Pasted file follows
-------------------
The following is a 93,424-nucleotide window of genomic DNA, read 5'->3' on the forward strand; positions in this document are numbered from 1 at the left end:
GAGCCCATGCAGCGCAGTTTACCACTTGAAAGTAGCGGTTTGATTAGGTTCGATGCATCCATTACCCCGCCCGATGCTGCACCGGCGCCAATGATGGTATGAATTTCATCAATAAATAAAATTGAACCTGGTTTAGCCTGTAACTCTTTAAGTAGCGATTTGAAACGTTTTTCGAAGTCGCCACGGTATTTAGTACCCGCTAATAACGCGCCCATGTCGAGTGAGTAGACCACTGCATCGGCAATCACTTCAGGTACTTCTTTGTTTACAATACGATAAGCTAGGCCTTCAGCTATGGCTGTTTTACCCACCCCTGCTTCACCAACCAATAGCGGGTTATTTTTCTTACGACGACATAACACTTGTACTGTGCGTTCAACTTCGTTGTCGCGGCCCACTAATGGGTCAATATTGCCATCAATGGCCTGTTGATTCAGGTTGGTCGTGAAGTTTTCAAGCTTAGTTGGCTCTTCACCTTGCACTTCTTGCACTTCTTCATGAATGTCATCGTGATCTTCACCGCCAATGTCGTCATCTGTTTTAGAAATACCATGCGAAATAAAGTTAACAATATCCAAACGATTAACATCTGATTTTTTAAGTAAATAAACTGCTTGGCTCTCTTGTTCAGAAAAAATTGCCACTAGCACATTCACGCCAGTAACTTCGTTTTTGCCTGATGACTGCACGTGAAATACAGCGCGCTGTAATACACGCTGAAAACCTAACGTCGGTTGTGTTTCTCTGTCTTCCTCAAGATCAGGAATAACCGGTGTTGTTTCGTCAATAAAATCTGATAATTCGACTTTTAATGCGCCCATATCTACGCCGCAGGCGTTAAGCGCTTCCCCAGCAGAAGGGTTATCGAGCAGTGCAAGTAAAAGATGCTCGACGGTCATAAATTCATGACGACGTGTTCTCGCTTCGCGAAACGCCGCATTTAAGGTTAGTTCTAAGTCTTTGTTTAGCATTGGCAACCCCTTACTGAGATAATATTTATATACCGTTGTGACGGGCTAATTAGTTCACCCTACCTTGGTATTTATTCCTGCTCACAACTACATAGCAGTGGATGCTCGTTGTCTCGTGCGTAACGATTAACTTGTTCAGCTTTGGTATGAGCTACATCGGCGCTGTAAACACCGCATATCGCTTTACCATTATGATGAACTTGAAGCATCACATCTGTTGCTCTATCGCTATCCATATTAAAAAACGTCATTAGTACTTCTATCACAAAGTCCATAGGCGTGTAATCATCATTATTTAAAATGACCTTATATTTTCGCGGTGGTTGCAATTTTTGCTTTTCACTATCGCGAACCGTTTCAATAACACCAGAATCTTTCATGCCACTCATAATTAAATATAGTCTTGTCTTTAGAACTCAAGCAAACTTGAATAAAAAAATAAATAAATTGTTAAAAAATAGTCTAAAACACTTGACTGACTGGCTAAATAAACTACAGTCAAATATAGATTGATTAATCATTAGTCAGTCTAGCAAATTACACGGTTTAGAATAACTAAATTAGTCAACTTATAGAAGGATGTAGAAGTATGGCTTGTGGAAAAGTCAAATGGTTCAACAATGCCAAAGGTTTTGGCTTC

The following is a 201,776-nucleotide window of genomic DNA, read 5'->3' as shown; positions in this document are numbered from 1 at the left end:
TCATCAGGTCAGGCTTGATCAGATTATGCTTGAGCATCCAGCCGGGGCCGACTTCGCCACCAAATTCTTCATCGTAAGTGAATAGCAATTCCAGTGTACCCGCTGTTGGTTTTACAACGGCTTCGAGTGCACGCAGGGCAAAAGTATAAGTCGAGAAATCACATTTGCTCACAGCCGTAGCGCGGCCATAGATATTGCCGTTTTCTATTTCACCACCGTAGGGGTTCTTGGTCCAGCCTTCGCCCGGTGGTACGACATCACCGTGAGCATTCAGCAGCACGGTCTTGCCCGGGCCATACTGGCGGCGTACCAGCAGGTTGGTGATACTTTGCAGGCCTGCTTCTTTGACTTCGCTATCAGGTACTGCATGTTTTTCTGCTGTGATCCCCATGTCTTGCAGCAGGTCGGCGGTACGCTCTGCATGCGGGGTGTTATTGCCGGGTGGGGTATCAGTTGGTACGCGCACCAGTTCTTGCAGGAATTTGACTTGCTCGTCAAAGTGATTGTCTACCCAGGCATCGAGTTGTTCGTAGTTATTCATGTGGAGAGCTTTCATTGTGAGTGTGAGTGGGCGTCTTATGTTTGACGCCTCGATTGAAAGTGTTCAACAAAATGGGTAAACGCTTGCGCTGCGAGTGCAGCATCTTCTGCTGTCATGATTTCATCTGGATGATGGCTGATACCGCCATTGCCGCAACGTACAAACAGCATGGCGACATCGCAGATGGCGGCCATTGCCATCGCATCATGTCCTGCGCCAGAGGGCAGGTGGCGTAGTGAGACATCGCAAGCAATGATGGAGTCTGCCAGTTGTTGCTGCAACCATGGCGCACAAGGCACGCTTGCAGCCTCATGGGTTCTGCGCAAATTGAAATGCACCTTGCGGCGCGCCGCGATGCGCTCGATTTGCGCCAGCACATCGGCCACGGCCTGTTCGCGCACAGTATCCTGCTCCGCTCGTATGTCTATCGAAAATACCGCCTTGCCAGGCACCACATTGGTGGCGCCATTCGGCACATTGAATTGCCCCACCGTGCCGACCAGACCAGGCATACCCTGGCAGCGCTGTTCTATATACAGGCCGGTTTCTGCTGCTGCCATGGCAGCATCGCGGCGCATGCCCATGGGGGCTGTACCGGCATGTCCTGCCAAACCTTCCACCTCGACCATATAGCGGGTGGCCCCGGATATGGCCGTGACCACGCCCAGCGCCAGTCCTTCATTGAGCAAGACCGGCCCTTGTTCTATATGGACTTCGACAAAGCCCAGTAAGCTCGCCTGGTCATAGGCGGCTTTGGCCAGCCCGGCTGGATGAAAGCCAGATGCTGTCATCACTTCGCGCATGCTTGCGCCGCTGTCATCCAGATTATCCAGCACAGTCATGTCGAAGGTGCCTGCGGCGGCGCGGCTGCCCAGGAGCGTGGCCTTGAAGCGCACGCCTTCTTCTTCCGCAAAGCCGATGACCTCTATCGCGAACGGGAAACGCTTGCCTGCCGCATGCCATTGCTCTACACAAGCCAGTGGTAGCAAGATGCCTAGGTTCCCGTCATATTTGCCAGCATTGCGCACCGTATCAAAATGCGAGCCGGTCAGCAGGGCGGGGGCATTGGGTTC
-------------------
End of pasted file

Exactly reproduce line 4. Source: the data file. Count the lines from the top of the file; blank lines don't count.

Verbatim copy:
TCATCAGGTCAGGCTTGATCAGATTATGCTTGAGCATCCAGCCGGGGCCGACTTCGCCACCAAATTCTTCATCGTAAGTGAATAGCAATTCCAGTGTACCCGCTGTTGGTTTTACAACGGCTTCGAGTGCACGCAGGGCAAAAGTATAAGTCGAGAAATCACATTTGCTCACAGCCGTAGCGCGGCCATAGATATTGCCGTTTTCTATTTCACCACCGTAGGGGTTCTTGGTCCAGCCTTCGCCCGGTGGTACGACATCACCGTGAGCATTCAGCAGCACGGTCTTGCCCGGGCCATACTGGCGGCGTACCAGCAGGTTGGTGATACTTTGCAGGCCTGCTTCTTTGACTTCGCTATCAGGTACTGCATGTTTTTCTGCTGTGATCCCCATGTCTTGCAGCAGGTCGGCGGTACGCTCTGCATGCGGGGTGTTATTGCCGGGTGGGGTATCAGTTGGTACGCGCACCAGTTCTTGCAGGAATTTGACTTGCTCGTCAAAGTGATTGTCTACCCAGGCATCGAGTTGTTCGTAGTTATTCATGTGGAGAGCTTTCATTGTGAGTGTGAGTGGGCGTCTTATGTTTGACGCCTCGATTGAAAGTGTTCAACAAAATGGGTAAACGCTTGCGCTGCGAGTGCAGCATCTTCTGCTGTCATGATTTCATCTGGATGATGGCTGATACCGCCATTGCCGCAACGTACAAACAGCATGGCGACATCGCAGATGGCGGCCATTGCCATCGCATCATGTCCTGCGCCAGAGGGCAGGTGGCGTAGTGAGACATCGCAAGCAATGATGGAGTCTGCCAGTTGTTGCTGCAACCATGGCGCACAAGGCACGCTTGCAGCCTCATGGGTTCTGCGCAAATTGAAATGCACCTTGCGGCGCGCCGCGATGCGCTCGATTTGCGCCAGCACATCGGCCACGGCCTGTTCGCGCACAGTATCCTGCTCCGCTCGTATGTCTATCGAAAATACCGCCTTGCCAGGCACCACATTGGTGGCGCCATTCGGCACATTGAATTGCCCCACCGTGCCGACCAGACCAGGCATACCCTGGCAGCGCTGTTCTATATACAGGCCGGTTTCTGCTGCTGCCATGGCAGCATCGCGGCGCATGCCCATGGGGGCTGTACCGGCATGTCCTGCCAAACCTTCCACCTCGACCATATAGCGGGTGGCCCCGGATATGGCCGTGACCACGCCCAGCGCCAGTCCTTCATTGAGCAAGACCGGCCCTTGTTCTATATGGACTTCGACAAAGCCCAGTAAGCTCGCCTGGTCATAGGCGGCTTTGGCCAGCCCGGCTGGATGAAAGCCAGATGCTGTCATCACTTCGCGCATGCTTGCGCCGCTGTCATCCAGATTATCCAGCACAGTCATGTCGAAGGTGCCTGCGGCGGCGCGGCTGCCCAGGAGCGTGGCCTTGAAGCGCACGCCTTCTTCTTCCGCAAAGCCGATGACCTCTATCGCGAACGGGAAACGCTTGCCTGCCGCATGCCATTGCTCTACACAAGCCAGTGGTAGCAAGATGCCTAGGTTCCCGTCATATTTGCCAGCATTGCGCACCGTATCAAAATGCGAGCCGGTCAGCAGGGCGGGGGCATTGGGTTC